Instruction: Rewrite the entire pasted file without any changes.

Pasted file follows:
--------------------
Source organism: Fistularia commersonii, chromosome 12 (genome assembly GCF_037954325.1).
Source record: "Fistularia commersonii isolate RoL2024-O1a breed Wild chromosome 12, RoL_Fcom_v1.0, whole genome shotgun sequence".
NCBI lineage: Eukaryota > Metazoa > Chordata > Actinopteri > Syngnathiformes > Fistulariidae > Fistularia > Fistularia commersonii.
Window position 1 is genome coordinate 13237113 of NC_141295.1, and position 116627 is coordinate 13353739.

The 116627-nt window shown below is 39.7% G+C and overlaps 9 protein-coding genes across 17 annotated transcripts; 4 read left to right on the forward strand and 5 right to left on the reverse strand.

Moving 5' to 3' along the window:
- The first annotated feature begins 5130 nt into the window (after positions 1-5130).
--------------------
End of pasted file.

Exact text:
Source organism: Fistularia commersonii, chromosome 12 (genome assembly GCF_037954325.1).
Source record: "Fistularia commersonii isolate RoL2024-O1a breed Wild chromosome 12, RoL_Fcom_v1.0, whole genome shotgun sequence".
NCBI lineage: Eukaryota > Metazoa > Chordata > Actinopteri > Syngnathiformes > Fistulariidae > Fistularia > Fistularia commersonii.
Window position 1 is genome coordinate 13237113 of NC_141295.1, and position 116627 is coordinate 13353739.

The 116627-nt window shown below is 39.7% G+C and overlaps 9 protein-coding genes across 17 annotated transcripts; 4 read left to right on the forward strand and 5 right to left on the reverse strand.

Moving 5' to 3' along the window:
- The first annotated feature begins 5130 nt into the window (after positions 1-5130).